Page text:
was over-sensitive. Given enough time behind the wheel however, you would soon learn the steering
was a virtue.
Panhard Rod Effects
The rear suspension
geometry, with the axle pulled sideways by the Panhard rod as it rose and fell, and pivoting about the torque tube's forward anchor point behind the gearrbox, produced some back-end steering
effects on indifferent road surfaces. Older drivers will remember seeing this when following along the blacktop, and it could be felt inside the 404 as a sideways rocking motion. Drivers unfamiliar with the Peugeot's suspension
were likely to mistake this characteristic for a form of instability and try to correct every little deviation with the steering-wheel.
But the truth was the 404 had very good directional stability (if you were prepared to overlook this particular quirk). On the standard tyre
pressures (21 p.s.i. front, 24 rear) it understeered slightly if pressed hard through corners, but there was not much body roll; and stability was scarcely affected by variations in load. With its small turning circles and straight-through movement from first to reverse and vice versa, the 404 was also particularly easy to park and manouvere.
Car reviews of the time all agree that the ride was a nicely balanced compromise between what was needed for high speed stability and freedom from harshness when moving slowly, apart from the previously mentioned worm-and-wheel final drive. The seat springing was sufficiently "dead" not to amplify road-wheel suspension
movements. Back seat passengers traveled just about as restfully as those in the front. Reviewers had varied opinions about the driving position, the critics pointing out the steep angle and offset of the steering-wheel (such that the column passed through the floor to the left of the clutch pedal lever) and the abnormal height of the pendant brake and clutch pedals from the floor. When fully back on its runners the driving seat was still too near the pedals for tall drivers.
Heating and Ventilation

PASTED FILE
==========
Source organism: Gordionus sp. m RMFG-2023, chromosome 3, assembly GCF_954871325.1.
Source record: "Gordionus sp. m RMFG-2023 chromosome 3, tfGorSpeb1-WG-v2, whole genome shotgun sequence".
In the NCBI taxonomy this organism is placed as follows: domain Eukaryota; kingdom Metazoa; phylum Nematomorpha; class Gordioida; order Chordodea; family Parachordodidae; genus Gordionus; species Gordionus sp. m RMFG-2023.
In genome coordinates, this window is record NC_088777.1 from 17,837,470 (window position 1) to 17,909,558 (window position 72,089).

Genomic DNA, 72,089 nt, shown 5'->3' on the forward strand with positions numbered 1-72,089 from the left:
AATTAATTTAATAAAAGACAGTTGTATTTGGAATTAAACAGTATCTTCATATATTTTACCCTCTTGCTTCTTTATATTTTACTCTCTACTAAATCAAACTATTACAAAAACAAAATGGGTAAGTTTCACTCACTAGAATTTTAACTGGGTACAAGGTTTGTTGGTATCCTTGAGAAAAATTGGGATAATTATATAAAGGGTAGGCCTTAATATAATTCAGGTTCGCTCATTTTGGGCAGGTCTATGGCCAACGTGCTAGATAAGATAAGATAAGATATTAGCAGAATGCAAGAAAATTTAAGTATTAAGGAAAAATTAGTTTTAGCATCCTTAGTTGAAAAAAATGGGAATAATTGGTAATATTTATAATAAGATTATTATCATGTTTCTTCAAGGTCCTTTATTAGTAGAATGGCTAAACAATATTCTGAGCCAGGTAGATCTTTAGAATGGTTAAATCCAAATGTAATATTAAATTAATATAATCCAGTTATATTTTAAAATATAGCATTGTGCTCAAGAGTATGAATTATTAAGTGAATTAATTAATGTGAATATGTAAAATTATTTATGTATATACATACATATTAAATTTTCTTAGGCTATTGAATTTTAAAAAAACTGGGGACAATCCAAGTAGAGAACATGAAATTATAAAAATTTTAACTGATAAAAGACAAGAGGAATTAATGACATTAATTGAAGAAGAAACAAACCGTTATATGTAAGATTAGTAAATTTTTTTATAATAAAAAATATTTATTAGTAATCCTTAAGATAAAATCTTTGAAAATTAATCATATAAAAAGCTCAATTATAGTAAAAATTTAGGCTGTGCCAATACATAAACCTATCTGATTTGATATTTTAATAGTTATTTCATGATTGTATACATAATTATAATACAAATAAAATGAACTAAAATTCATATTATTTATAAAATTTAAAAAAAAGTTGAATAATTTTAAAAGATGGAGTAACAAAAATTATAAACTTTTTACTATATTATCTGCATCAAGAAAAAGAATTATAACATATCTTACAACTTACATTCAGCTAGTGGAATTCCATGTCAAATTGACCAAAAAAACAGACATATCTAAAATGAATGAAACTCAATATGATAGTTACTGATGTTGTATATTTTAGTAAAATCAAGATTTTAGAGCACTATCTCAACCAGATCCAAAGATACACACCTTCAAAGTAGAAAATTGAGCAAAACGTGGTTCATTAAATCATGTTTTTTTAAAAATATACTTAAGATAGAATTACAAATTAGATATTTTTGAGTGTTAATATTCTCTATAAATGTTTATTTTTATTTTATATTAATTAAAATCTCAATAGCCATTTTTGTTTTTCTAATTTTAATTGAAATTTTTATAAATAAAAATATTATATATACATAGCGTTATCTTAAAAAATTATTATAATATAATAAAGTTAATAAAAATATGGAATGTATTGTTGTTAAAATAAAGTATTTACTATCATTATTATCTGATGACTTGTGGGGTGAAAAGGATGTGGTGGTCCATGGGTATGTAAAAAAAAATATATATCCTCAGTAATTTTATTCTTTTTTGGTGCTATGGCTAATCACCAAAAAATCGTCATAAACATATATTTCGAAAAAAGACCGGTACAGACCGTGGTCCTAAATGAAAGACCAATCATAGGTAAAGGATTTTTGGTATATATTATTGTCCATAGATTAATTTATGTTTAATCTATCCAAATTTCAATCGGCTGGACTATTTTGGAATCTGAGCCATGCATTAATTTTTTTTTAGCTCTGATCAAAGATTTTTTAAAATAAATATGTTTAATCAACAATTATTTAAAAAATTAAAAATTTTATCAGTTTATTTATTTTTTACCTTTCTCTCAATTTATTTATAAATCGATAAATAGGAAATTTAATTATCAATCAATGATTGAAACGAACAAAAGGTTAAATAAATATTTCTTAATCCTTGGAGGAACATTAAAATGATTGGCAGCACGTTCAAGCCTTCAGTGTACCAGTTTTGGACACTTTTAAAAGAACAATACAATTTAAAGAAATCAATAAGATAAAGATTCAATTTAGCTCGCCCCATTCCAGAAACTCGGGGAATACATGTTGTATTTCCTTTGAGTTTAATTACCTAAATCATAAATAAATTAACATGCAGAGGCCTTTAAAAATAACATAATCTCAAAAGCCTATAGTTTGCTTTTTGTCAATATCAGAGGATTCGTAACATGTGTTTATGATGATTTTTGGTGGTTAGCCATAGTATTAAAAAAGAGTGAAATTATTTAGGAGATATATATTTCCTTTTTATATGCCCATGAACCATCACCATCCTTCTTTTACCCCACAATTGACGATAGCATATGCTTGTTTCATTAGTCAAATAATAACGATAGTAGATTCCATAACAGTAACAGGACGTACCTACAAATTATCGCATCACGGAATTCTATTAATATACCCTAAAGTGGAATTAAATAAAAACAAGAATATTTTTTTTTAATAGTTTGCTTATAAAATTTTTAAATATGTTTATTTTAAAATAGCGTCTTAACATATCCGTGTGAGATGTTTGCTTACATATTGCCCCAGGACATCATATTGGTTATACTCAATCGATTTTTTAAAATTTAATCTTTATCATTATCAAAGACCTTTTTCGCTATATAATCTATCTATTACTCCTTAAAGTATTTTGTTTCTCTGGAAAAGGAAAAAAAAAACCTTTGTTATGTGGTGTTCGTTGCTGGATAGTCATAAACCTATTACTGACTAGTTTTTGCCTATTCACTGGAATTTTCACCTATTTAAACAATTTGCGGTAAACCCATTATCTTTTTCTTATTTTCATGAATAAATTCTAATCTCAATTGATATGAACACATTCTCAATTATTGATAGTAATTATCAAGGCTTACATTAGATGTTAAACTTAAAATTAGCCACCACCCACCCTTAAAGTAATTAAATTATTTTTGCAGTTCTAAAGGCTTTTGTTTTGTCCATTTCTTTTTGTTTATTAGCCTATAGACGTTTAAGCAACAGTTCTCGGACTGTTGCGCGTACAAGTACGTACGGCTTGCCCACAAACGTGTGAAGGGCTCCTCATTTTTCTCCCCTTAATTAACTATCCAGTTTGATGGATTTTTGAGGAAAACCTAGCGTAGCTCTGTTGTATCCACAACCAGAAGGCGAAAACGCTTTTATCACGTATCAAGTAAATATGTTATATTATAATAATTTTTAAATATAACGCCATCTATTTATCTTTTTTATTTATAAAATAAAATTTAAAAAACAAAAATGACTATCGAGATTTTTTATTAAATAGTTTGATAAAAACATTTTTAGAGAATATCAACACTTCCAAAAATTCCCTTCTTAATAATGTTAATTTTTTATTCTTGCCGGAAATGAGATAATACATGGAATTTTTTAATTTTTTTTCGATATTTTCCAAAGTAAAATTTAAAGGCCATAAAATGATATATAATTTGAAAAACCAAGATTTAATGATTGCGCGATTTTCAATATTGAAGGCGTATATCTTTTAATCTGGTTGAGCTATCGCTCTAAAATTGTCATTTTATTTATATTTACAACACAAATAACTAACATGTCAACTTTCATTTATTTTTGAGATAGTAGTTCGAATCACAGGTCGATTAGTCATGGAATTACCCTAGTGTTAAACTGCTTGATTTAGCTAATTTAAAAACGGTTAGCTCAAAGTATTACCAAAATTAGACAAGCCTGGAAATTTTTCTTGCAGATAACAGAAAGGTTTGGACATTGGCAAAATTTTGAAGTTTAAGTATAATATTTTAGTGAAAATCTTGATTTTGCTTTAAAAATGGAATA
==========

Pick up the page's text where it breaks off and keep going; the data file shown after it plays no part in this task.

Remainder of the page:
Within seconds of a cold start, warm air would be extracted from the heater with the rather noisy single-speed fan turned on. Without this the air-flow was not always sufficient unless the car was moving fast. To concentrate all the delivery on the screen you needed to reach under the facia to close little doors at each side of the heater unit. Powerful cool air vents at each side of the facia, adjustable for quantity and direction, were a great asset in warm weather.
The usual Peugeot four-position lighting switch, with a lever to the right of me steering
column moving through an upturned U, was very convenient, easy to find and its functions easy to remember. Small parking lights were provided on each side, just ahead of the screen pillars, and had a separate three-way switch beneath the dash. The Peugeot's control were few and uncomplicated. Instruments included a quadrant speedometer
- which was prone to exagggeration - with total and trip mileage recorders, water temperature and fuel level gauges and a clock. By night the panel lighting was clear but subdued.
The single-speed wipers were adequate to about 80 m.p.h. but thereafter become progressively less effective; and they could not reach very far around the sharply curved extremities of the screen. Fine weather visibility was first-class, with deep windows, slender pillars and a steep fall-away of the bonnet and boot lid between the prominent mudguard pressings. Either loud (dual) or soft (single) horn notes can be sounded, depending on how hard you pressed the horn ring. Stowage space within the car was limited to a cubby-hole at the left end of the facia, with lid but no lock, and the rear window shelf. The sliding sun-roof (a very popular option in France) created very little draught when open up to about 70 m.p.h., beyond which there was understandably some booming and buffeting.
One Word - Longevity
In most markets around the world the Peugeot 404 KF2 had strong competition to contend with, and its performance could be matched by other relatively small-engined sedans selling for less money. Its special attractions were not only what it could do and the way it went about it, but the prospect that it could maintain these abilities over a long period. Ask anyone who has owned one to sum the car up in one word, and invariably that word will be "longevity". Having already won the Safari Rally in 1963, the Kügelfischer Series 2 would go on to win again in 1966, 1967 and 1968.